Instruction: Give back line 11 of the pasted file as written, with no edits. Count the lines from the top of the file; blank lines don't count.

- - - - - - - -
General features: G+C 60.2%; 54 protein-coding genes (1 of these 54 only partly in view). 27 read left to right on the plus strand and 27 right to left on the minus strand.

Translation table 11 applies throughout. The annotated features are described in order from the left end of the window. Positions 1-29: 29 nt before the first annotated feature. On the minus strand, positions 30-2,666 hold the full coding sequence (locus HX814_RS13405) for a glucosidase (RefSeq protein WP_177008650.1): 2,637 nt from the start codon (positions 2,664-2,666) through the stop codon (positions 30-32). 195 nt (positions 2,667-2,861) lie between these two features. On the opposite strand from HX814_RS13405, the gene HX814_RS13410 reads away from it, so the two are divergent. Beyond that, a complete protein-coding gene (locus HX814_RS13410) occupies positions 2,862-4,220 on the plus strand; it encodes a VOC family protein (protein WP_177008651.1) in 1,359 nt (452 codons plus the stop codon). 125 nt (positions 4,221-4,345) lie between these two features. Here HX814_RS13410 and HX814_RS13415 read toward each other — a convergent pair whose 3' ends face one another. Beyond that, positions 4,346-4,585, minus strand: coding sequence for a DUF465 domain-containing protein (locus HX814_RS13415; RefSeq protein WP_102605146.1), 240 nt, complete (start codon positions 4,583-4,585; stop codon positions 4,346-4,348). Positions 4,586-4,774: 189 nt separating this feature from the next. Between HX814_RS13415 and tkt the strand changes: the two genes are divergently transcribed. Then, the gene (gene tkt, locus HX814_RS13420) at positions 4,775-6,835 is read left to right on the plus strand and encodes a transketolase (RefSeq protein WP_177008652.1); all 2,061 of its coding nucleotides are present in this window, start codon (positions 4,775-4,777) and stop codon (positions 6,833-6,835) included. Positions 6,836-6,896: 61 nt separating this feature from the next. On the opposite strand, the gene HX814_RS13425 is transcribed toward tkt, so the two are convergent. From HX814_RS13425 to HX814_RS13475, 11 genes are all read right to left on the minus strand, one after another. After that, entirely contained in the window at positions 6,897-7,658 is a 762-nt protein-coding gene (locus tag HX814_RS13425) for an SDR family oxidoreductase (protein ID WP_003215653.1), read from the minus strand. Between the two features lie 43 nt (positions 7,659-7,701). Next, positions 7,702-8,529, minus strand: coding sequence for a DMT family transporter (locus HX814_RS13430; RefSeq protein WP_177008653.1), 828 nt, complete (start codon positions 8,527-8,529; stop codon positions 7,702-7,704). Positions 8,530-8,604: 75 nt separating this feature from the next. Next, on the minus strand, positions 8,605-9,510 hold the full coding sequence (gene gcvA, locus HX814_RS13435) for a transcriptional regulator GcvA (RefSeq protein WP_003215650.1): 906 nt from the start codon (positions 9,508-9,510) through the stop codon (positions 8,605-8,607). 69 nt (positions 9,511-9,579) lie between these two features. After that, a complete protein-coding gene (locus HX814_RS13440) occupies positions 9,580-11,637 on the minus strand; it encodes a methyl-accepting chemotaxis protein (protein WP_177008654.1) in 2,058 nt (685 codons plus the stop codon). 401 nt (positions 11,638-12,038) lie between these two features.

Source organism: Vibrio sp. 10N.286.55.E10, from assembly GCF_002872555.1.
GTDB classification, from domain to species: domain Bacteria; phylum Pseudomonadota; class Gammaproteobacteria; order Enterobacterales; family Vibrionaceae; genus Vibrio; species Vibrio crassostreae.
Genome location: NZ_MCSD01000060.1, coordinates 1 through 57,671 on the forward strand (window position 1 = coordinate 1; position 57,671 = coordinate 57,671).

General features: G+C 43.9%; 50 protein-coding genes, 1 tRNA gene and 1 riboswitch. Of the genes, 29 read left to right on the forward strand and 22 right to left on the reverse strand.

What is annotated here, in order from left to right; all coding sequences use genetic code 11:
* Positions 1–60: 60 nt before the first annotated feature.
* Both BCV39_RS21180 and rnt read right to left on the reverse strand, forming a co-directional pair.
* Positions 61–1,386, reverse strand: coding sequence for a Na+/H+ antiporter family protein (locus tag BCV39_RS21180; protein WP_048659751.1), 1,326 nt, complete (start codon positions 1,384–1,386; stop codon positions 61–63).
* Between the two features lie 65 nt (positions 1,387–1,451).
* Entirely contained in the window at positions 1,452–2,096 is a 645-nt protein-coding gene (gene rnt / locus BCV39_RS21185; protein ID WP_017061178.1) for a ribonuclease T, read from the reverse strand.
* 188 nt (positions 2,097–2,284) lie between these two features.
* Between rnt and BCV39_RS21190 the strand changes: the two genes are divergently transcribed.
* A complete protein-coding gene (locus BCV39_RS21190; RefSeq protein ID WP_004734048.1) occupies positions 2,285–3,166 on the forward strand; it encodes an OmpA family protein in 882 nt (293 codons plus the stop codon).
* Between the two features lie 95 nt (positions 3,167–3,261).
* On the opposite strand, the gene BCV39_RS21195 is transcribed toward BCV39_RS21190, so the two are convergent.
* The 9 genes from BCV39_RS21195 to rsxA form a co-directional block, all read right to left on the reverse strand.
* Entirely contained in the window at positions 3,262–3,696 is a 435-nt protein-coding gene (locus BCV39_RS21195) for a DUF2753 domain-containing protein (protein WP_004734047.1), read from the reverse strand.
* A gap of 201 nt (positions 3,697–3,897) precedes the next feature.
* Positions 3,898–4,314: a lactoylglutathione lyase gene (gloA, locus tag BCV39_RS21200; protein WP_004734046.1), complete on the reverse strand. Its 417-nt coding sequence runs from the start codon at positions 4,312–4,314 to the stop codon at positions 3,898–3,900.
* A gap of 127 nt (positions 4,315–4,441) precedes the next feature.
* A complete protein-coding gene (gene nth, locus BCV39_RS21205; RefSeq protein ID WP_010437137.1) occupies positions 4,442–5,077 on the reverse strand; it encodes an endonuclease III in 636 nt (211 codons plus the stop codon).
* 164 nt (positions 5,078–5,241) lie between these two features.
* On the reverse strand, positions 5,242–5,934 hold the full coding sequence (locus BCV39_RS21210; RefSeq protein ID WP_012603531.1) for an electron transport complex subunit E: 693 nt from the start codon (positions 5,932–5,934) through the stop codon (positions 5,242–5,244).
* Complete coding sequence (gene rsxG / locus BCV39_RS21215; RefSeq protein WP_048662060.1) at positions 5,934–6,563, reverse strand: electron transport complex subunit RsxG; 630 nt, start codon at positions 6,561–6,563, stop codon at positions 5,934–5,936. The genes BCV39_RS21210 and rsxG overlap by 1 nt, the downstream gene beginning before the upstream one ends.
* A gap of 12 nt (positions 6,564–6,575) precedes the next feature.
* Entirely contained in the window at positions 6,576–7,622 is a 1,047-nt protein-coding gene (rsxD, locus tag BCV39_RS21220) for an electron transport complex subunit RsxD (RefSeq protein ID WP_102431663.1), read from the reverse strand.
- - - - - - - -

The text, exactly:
* Between the two features lie 65 nt (positions 1,387–1,451).